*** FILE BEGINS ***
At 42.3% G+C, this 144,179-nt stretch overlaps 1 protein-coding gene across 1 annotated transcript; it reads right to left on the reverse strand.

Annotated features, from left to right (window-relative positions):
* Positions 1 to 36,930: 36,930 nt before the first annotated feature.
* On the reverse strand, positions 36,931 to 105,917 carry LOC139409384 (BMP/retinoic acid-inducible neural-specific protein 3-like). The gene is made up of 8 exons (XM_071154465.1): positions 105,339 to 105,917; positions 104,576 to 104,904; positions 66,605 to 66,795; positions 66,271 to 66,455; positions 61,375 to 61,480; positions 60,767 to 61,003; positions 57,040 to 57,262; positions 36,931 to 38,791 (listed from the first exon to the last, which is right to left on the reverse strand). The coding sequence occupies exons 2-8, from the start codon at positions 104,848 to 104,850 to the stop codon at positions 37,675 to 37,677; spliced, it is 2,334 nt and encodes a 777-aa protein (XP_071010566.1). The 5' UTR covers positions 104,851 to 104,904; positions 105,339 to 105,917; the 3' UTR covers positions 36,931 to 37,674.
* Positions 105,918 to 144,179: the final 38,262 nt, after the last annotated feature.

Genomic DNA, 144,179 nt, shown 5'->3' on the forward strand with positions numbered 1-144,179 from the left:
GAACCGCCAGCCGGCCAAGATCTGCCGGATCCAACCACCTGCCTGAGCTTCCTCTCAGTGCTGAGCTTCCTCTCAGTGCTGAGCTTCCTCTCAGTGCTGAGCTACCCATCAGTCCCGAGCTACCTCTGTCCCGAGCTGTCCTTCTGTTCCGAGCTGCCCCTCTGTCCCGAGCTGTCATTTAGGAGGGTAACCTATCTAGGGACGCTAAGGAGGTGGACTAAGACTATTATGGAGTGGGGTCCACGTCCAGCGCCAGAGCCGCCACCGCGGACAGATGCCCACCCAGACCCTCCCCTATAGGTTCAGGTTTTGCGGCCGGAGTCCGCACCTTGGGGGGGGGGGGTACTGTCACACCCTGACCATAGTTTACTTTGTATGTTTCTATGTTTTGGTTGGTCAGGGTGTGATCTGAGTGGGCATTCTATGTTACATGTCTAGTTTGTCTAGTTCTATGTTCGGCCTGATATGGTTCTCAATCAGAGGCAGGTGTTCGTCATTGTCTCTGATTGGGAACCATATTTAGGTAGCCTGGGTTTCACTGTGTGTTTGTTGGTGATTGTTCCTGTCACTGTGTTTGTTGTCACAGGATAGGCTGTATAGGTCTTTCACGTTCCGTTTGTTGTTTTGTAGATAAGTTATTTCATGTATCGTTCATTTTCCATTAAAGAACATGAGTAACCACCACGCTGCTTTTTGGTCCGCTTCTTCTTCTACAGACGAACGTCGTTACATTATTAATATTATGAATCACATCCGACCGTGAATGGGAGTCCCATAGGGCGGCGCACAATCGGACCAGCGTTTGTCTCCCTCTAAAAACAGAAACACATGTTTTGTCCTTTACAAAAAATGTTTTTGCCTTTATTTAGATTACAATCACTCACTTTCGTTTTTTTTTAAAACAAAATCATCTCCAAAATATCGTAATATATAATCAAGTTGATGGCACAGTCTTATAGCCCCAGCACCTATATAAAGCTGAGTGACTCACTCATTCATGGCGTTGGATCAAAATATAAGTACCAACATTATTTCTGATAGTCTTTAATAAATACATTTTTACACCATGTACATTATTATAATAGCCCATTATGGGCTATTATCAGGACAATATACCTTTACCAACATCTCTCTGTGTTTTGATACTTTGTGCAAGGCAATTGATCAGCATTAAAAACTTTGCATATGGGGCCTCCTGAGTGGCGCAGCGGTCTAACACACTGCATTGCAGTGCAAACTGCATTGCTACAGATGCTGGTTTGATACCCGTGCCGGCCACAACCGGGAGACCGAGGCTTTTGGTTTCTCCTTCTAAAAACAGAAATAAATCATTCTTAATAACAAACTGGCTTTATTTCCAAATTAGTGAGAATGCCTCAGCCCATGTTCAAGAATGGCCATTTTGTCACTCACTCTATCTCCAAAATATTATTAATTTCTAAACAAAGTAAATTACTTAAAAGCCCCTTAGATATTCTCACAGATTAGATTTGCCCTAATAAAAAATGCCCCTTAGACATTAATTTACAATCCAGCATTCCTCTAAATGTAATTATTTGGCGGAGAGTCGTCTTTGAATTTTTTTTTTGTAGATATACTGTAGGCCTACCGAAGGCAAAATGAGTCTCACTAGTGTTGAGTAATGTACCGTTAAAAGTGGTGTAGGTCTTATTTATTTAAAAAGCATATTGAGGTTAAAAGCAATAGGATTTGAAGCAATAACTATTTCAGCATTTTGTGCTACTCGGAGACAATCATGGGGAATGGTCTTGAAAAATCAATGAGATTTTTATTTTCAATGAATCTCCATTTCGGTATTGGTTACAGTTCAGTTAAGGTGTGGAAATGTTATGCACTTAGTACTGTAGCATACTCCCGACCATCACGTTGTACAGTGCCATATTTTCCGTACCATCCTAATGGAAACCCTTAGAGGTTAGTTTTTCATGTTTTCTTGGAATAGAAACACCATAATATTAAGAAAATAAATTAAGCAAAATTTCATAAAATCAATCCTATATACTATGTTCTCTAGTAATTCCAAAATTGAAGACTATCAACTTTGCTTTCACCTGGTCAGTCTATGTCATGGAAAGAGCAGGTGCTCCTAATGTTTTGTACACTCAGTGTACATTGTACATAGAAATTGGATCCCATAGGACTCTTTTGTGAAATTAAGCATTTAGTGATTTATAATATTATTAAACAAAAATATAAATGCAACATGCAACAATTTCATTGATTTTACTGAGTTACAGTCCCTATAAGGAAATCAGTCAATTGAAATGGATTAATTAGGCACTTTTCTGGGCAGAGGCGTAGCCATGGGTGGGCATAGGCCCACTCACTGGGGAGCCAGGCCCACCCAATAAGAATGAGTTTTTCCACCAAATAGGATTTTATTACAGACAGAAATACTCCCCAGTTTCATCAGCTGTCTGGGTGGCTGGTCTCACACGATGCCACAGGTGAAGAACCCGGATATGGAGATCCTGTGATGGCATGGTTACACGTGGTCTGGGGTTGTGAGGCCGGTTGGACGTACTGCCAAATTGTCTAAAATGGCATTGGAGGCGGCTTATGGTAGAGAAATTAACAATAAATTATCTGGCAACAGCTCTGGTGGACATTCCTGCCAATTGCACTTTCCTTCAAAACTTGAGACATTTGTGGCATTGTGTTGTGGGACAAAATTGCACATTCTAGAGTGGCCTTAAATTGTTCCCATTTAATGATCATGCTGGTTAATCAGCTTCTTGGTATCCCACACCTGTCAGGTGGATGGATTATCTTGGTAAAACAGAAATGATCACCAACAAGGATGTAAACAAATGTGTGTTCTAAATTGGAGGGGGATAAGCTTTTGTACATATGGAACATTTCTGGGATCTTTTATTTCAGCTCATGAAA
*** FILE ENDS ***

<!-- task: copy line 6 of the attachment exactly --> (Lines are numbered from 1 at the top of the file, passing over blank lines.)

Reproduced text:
Genomic DNA, 144,179 nt, shown 5'->3' on the forward strand with positions numbered 1-144,179 from the left: